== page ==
Investing in sports

Investing in sports

Published on 14 October 2019

‘Over the long term, a successful sporting team should be able to grow its revenue from an increasing number of sources as global interest increases and more brands look to benefit from the halo effect of that success.’ Russell Pointon, Edison consumer analyst

Most valuable sport team brands worldwide

Source: Statista
Note: Franchise values are based on valuations carried out over the past year for the NFL, NHL, NBA, MLB, Formula One, soccer and Nascar (no NHL, F1 or Nascar teams made the top 50).

Who owns the major sports teams?

The majority of the most highly valued sports teams are not publicly quoted securities and cannot be bought and sold by investors. They tend to be owned by wealthy families (Dallas Cowboys, Real Madrid and New England Patriots), members (FC Barcelona), larger corporations (New York Knicks and New York Rangers), or a combination of these (FC Bayern München).

In the public markets, the majority of investment opportunities are football clubs, mainly with partial free floats as ownership is shared with wealthy families (eg Manchester United) or a combination of different parties (eg Borussia Dortmund has a free float of 60%). In Europe, the main quoted football clubs include AFC Ajax, Broendbyernes, Celtic FC, Juventus FC, Olympique Lyonnais Groupe, AS Roma, Silkeborg and Sporting Clube de Portugal.

With the exception of football clubs, the number of investment opportunities in pure-play sports teams is limited, with Williams Grand Prix Holdings seemingly the only UK quoted company. Apart from these investments, where an investor can buy an interest in their favourite team, the opportunities are more generic, eg focused on a specific sport or brand. For example, World Wrestling Entertainment has a market value of U$5.5bn and a free float of 59%.

What is the financial profile of a successful football team?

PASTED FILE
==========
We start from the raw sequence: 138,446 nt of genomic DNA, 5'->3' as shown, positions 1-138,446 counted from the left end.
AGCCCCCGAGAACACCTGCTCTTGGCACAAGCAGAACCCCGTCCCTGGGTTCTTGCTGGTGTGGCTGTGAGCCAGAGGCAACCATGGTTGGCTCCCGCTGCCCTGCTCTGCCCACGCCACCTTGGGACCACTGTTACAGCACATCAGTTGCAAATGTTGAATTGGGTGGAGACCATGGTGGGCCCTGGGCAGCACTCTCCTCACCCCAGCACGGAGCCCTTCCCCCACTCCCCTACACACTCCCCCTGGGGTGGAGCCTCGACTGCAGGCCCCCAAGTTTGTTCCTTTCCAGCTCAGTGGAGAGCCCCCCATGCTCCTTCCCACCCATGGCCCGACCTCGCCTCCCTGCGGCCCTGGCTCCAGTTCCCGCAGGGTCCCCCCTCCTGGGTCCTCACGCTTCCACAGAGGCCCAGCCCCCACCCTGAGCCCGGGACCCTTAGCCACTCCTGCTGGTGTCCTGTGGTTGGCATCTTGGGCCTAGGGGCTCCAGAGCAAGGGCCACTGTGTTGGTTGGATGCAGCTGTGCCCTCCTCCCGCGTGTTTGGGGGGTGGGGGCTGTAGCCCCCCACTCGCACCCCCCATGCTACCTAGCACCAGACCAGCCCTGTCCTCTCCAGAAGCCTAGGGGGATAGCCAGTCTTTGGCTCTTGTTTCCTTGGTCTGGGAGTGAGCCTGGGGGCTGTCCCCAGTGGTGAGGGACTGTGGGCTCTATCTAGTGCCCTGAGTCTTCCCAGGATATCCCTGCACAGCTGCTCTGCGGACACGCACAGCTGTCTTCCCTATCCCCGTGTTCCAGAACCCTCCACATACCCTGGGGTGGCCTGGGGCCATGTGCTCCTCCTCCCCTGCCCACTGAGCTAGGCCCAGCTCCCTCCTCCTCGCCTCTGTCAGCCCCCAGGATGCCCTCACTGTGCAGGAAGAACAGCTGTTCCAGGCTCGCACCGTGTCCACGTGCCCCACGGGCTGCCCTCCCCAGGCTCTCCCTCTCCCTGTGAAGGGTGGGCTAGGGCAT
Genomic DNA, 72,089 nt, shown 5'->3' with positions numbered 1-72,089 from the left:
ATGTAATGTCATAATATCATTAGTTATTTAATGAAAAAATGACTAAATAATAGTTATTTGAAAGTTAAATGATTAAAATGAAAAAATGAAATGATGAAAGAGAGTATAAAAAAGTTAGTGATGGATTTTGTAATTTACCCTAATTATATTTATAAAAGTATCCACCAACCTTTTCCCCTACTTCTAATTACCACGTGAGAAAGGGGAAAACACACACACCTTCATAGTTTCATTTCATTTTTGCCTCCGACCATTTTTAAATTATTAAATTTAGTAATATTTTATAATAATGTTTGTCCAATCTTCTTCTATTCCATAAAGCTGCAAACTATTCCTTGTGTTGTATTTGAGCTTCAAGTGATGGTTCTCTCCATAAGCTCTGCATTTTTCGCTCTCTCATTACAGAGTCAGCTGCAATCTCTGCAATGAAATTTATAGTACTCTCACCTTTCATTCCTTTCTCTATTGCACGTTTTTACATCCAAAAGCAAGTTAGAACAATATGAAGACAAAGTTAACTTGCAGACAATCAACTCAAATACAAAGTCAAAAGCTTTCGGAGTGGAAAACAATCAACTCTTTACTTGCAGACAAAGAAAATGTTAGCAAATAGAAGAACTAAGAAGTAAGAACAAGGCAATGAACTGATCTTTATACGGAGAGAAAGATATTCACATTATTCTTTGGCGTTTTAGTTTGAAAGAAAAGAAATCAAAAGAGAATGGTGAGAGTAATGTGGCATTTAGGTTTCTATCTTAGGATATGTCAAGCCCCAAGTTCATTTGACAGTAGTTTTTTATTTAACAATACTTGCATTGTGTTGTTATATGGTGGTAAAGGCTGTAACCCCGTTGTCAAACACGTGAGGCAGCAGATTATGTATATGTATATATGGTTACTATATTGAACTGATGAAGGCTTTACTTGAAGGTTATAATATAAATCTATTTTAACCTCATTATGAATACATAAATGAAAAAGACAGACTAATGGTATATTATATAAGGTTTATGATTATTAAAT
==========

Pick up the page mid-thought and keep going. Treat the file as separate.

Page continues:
Over the long term, the more successful football teams have grown revenue as the number of revenue sources have increased (eg more sponsors and partnerships), and the ‘revenue per source’ has increased (eg TV rights inflation). For example, Borussia Dortmund’s revenue increased from €113m in FY08 to €490m in FY19, while Manchester United’s revenue grew from £320m in FY09 to £627m in FY19.

Broadly, the most successful football teams have benefited from the fragmentation of media and increasing global interest in the sport. A Gallup poll in 2018 cited that 7% of Americans watch soccer and Nielsen SportsLink noted a 27% rise in interest in the sport between 2012 and 2018 in North America.

How important is match day revenue?

For the majority of quoted football teams, traditional match day revenue has diminished in importance over time, albeit it has grown and is relatively predictable. Borussia Dortmund’s match day revenue has increased from €23m in FY08 to €45m in FY19.

The variability of this revenue stream is driven by the number of games played, which is dependent on success in knockout competitions, a relatively small percentage of games in a season and the increase in ticket prices. Incremental revenue from more games in a season also means incremental costs to host that game, and the impact on profitability will therefore be lower.

Source: Company accounts and Edison Investment Research

Source: Company accounts and Edison Investment Research

Which revenue sources are increasingly crucial?

In recent years, revenue from broadcasters for teams in the main leagues, such as the Premier League and the Bundesliga, has increased as they have competed to produce a differentiated viewing offer. While for domestic leagues, all teams will benefit from an increase in multi-year rights prices, a team’s relative success will determine its share of total broadcast revenue in any season, which can therefore have an impact on the company’s profitability.

For pan-regional competitions, eg tournaments like the UEFA Champions League, increased success in the competition will have an impact on the revenue and profitability of the club.

Like broadcast revenue, a more successful team is likely to generate greater revenue from sponsors and partners as they are likely to be attracted by the resulting increased media exposure. As these partnerships are typically multi-year deals, they should be more stable and less reliant on short-term fluctuations in the team’s performance on the pitch. However, this works in both directions, so it can take time for a newly successful club to develop this revenue stream.

If we take the example of Borussia Dortmund, we see how revenue mix changes can affect profitability.

Source: Company accounts and Edison Investment Research

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